Thursday, December 10, 2015
"We'll always keep our monsters hidden in the dark. It's just the nature a' things."
Steampunk technology is a great literary device, as it taps into a bit of history and spins it with some more fanciful trappings. It's a great setting for some works of fiction--works such as The Precinct #1 from Dynamite Comics. The issue is written by Frank J. Barbiere, illustrated by Crizam Chisthian Zamora, colored by Dinei Ribeiro and lettered by Troy Peteri.
In the sprawling, steampunk metropolis of the big city, it’s up to one group to keep the peace and uphold the law—the officers of The Precinct! Mortimer Hill is a veteran officer who has busted his fair share of criminals, but when mechanical monsters start causing trouble he’ll need to use all his wits (and brawn!) to get to the heart of the mystery. Along with his new partner—a representative from the enigmatic Alchemy Academy—Mort will face the biggest case of his career—and the most dangerous!
There are broader issues that Barbiere explores in The Precinct #1, the most prevalent of which is the age-old conflict between technology and magic. Much of the world in The Precinct #1 is powered by steampunk devices and technology, so the appearance of Acolyte Josephine Winters and her reliance on alchemy is an interesting contrast. Bringing together Mortimer Hill and Josephine Winters is a mysterious rash of murders throughout the city that forces them to reconcile their disparate beliefs in order to find the culprit. Barbiere does a good job of blending together their two philosophies, even offering a handy primer on how the two exist within the universe of The Precinct. The society's reliance on both aspects drives the universe, but the detective case aspect is what drives the narrative of the story itself.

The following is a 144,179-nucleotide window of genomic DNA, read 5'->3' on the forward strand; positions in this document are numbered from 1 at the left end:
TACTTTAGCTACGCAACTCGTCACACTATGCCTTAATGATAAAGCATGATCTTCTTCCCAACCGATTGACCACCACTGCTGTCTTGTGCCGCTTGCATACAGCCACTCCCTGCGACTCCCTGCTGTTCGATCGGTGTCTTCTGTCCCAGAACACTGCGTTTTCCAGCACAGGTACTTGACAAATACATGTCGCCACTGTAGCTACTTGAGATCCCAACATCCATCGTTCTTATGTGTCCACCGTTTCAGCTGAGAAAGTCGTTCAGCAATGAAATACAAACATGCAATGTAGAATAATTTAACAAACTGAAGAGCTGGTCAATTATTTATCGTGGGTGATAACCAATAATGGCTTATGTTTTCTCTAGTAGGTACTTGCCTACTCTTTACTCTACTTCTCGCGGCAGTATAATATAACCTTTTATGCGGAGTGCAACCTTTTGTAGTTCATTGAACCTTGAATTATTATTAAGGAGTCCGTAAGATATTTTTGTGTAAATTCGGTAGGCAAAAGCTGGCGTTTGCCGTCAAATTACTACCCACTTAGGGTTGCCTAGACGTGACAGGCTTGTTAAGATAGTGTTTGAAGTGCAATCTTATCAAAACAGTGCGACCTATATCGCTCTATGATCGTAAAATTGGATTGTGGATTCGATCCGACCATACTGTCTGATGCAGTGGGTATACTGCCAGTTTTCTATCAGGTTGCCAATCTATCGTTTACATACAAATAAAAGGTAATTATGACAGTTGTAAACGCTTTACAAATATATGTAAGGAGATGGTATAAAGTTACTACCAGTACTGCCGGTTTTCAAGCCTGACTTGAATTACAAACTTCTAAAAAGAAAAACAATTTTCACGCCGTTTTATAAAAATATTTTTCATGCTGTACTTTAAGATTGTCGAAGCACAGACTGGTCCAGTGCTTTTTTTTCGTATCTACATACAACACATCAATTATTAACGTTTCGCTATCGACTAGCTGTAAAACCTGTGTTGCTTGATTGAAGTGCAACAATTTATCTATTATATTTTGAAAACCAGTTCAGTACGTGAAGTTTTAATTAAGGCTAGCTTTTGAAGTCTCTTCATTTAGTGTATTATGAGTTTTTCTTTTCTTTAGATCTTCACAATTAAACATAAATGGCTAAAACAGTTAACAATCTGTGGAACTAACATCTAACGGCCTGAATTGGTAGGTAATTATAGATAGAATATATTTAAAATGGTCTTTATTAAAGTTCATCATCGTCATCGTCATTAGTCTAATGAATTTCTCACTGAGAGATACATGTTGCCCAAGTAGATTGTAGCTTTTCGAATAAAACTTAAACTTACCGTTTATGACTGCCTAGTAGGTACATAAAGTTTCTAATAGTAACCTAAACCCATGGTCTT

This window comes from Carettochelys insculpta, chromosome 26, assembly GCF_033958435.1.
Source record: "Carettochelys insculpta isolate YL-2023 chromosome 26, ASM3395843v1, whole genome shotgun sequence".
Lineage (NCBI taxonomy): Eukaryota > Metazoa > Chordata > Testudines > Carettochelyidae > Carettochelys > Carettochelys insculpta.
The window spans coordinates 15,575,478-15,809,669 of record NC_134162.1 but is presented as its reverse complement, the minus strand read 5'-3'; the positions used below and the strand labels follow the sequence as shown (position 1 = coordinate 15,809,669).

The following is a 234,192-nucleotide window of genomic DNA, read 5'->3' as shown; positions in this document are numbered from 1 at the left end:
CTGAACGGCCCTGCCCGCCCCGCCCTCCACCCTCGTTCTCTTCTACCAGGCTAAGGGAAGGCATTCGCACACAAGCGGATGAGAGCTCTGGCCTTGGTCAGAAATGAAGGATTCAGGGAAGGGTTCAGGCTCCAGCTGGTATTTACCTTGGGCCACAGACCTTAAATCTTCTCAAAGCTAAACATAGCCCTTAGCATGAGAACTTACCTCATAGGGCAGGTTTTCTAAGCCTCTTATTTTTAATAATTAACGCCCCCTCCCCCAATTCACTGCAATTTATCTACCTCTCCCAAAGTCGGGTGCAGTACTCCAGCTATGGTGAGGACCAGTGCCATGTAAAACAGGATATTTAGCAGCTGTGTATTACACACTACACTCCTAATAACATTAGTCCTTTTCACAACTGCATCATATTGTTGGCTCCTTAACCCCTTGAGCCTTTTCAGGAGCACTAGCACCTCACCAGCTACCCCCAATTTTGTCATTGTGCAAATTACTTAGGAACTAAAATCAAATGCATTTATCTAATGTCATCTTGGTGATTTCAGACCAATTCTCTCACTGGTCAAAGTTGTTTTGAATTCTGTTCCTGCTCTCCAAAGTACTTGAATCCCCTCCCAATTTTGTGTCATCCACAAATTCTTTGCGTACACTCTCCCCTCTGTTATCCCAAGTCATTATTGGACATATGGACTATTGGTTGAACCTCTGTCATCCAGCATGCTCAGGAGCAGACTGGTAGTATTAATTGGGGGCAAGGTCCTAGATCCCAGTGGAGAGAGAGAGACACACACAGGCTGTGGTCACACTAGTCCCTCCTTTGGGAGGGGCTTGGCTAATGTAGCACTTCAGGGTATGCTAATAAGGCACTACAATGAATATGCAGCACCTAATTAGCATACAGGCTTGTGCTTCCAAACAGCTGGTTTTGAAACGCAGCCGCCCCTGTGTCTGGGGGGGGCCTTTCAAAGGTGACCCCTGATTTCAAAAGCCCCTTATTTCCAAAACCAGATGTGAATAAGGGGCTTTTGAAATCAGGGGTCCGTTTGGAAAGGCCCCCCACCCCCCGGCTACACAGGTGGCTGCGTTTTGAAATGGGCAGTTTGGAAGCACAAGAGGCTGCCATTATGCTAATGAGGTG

The look and feel of The Precinct #1 effectively taps into the steampunk style. Zamora's characters all feel unique and have their own personalities, which further underscores the differing "opinions" on what makes the world go round. Gears pepper backgrounds while steam-powered trains travel on tracks above the city, giving the reader hints that the city heavily relies on the steampunk technology. There's an effective juxtaposition by Zamora though that highlights the alchemy focus as well, with massive libraries standing against the cityscape that eschews gears for books. Much of the book is highlighted by an array of browns and blacks (with some alchemy greens peppers in) by Ribeiro, all of which effectively captures the spirit of steampunk.
The Precinct #1 has the feel of Jules Verne writing a Hellboy book. There's a great detective story hidden amidst the city rife with steampunk technology and musings on alchemy. Barbiere cleverly sets up the future of the series by methodically introducing the key players and different approaches to investigating. Zamora's illustrations are adventurous and offer a city teeming with technology and wonders. The Precinct #1 is a great first issue that sets the table very effectively, asking that its readers settle in for a good meal.
The Precinct #1 is in stores now.